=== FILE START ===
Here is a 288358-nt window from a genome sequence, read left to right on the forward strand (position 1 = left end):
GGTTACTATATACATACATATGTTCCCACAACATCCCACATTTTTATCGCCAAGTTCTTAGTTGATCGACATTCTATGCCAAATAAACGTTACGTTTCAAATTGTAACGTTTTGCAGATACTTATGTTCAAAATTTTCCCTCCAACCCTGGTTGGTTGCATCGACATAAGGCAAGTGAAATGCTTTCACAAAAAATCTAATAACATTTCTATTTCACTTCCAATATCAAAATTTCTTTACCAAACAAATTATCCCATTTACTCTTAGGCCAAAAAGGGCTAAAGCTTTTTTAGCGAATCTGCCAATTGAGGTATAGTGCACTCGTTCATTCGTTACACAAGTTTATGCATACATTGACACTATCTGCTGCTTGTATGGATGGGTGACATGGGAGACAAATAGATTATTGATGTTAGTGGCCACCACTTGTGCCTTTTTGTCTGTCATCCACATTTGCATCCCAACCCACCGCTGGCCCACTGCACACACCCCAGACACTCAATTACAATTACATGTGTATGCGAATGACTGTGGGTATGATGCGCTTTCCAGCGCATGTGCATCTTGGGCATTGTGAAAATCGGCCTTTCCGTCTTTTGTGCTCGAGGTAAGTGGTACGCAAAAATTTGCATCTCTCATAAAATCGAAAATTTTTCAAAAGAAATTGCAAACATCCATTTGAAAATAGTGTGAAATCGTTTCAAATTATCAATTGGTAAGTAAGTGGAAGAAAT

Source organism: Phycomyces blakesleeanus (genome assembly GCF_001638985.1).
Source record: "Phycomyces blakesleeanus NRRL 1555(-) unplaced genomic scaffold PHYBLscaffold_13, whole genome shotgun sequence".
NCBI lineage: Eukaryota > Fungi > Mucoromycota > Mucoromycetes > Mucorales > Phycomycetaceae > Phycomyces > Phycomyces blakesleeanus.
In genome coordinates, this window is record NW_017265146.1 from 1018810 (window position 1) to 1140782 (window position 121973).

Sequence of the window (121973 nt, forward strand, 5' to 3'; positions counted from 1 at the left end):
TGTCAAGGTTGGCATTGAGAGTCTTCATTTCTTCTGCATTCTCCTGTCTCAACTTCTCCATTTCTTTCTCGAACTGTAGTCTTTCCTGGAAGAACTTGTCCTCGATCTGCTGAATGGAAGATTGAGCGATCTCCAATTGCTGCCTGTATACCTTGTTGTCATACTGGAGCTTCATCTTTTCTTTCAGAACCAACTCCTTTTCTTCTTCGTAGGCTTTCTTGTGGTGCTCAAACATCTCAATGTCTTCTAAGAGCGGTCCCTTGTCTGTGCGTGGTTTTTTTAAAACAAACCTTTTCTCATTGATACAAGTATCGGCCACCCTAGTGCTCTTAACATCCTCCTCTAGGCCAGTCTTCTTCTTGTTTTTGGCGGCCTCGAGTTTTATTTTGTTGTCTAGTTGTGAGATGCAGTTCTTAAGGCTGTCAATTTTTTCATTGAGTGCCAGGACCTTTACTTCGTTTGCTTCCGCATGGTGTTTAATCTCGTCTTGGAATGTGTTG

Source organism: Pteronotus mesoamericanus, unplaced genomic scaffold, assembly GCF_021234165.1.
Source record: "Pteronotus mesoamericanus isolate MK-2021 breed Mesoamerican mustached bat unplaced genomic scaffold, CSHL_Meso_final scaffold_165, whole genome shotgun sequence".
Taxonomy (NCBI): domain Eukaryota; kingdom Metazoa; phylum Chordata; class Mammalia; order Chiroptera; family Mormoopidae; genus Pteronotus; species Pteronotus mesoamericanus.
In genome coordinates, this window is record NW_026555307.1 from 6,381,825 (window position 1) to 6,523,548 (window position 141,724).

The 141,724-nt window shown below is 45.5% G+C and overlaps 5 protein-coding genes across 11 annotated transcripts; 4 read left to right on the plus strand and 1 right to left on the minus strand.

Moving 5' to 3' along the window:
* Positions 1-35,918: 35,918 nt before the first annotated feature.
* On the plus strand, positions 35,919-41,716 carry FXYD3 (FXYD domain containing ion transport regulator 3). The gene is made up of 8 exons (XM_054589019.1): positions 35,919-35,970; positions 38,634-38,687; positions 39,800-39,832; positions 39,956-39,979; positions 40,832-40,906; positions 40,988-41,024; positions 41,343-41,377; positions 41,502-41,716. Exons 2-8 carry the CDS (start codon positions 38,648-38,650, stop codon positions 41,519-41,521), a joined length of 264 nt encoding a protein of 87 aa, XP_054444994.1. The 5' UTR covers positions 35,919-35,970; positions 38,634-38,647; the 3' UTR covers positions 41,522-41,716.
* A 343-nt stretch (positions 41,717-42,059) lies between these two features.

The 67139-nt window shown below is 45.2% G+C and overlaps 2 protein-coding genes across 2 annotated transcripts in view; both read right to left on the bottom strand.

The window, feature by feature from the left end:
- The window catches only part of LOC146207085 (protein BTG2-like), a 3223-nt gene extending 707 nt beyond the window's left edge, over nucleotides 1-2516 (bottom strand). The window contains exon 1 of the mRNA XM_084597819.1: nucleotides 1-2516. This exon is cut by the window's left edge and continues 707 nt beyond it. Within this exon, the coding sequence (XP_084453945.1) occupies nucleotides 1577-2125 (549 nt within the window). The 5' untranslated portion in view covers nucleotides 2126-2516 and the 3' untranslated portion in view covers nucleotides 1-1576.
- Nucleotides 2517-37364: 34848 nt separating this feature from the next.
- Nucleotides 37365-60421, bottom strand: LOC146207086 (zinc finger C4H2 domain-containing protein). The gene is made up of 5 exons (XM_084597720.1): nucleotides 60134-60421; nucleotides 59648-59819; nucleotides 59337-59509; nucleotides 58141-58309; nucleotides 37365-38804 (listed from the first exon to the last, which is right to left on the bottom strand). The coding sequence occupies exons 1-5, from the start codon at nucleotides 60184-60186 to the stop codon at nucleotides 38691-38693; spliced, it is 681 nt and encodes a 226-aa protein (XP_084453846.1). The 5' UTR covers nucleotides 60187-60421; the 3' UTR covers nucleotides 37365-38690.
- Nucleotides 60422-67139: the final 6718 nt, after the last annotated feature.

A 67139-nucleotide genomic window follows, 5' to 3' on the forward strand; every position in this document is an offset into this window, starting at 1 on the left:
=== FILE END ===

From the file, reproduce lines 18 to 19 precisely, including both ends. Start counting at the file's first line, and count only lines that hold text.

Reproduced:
The 67139-nt window shown below is 45.2% G+C and overlaps 2 protein-coding genes across 2 annotated transcripts in view; both read right to left on the bottom strand.

The window, feature by feature from the left end: